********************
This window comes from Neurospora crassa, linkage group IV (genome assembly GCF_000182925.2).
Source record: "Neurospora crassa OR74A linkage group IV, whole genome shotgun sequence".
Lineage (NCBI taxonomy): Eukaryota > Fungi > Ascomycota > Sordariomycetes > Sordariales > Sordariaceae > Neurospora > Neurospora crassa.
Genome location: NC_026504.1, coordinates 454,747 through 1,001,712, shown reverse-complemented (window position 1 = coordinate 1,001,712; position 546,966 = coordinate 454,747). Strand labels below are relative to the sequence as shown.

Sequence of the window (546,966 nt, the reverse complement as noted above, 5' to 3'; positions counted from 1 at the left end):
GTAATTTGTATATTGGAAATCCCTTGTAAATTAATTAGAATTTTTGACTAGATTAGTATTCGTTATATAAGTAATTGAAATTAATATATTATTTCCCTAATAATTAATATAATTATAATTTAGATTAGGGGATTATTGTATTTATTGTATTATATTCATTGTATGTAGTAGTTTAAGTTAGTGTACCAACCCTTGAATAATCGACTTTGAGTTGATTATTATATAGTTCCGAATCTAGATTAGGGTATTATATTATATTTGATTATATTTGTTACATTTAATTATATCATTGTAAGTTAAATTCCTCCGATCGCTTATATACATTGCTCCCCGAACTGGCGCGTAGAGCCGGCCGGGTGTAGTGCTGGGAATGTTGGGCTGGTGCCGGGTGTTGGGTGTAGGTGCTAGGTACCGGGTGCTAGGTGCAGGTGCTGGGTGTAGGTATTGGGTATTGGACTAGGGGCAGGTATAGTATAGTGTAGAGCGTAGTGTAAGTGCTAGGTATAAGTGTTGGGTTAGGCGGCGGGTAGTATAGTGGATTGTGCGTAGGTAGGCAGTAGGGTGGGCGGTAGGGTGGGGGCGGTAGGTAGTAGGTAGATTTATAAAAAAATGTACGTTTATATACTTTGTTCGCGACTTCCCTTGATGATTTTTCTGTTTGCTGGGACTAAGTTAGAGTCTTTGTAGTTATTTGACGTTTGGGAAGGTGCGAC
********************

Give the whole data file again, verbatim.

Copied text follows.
This window comes from Neurospora crassa, linkage group IV (genome assembly GCF_000182925.2).
Source record: "Neurospora crassa OR74A linkage group IV, whole genome shotgun sequence".
Lineage (NCBI taxonomy): Eukaryota > Fungi > Ascomycota > Sordariomycetes > Sordariales > Sordariaceae > Neurospora > Neurospora crassa.
Genome location: NC_026504.1, coordinates 454,747 through 1,001,712, shown reverse-complemented (window position 1 = coordinate 1,001,712; position 546,966 = coordinate 454,747). Strand labels below are relative to the sequence as shown.

Sequence of the window (546,966 nt, the reverse complement as noted above, 5' to 3'; positions counted from 1 at the left end):
GTAATTTGTATATTGGAAATCCCTTGTAAATTAATTAGAATTTTTGACTAGATTAGTATTCGTTATATAAGTAATTGAAATTAATATATTATTTCCCTAATAATTAATATAATTATAATTTAGATTAGGGGATTATTGTATTTATTGTATTATATTCATTGTATGTAGTAGTTTAAGTTAGTGTACCAACCCTTGAATAATCGACTTTGAGTTGATTATTATATAGTTCCGAATCTAGATTAGGGTATTATATTATATTTGATTATATTTGTTACATTTAATTATATCATTGTAAGTTAAATTCCTCCGATCGCTTATATACATTGCTCCCCGAACTGGCGCGTAGAGCCGGCCGGGTGTAGTGCTGGGAATGTTGGGCTGGTGCCGGGTGTTGGGTGTAGGTGCTAGGTACCGGGTGCTAGGTGCAGGTGCTGGGTGTAGGTATTGGGTATTGGACTAGGGGCAGGTATAGTATAGTGTAGAGCGTAGTGTAAGTGCTAGGTATAAGTGTTGGGTTAGGCGGCGGGTAGTATAGTGGATTGTGCGTAGGTAGGCAGTAGGGTGGGCGGTAGGGTGGGGGCGGTAGGTAGTAGGTAGATTTATAAAAAAATGTACGTTTATATACTTTGTTCGCGACTTCCCTTGATGATTTTTCTGTTTGCTGGGACTAAGTTAGAGTCTTTGTAGTTATTTGACGTTTGGGAAGGTGCGAC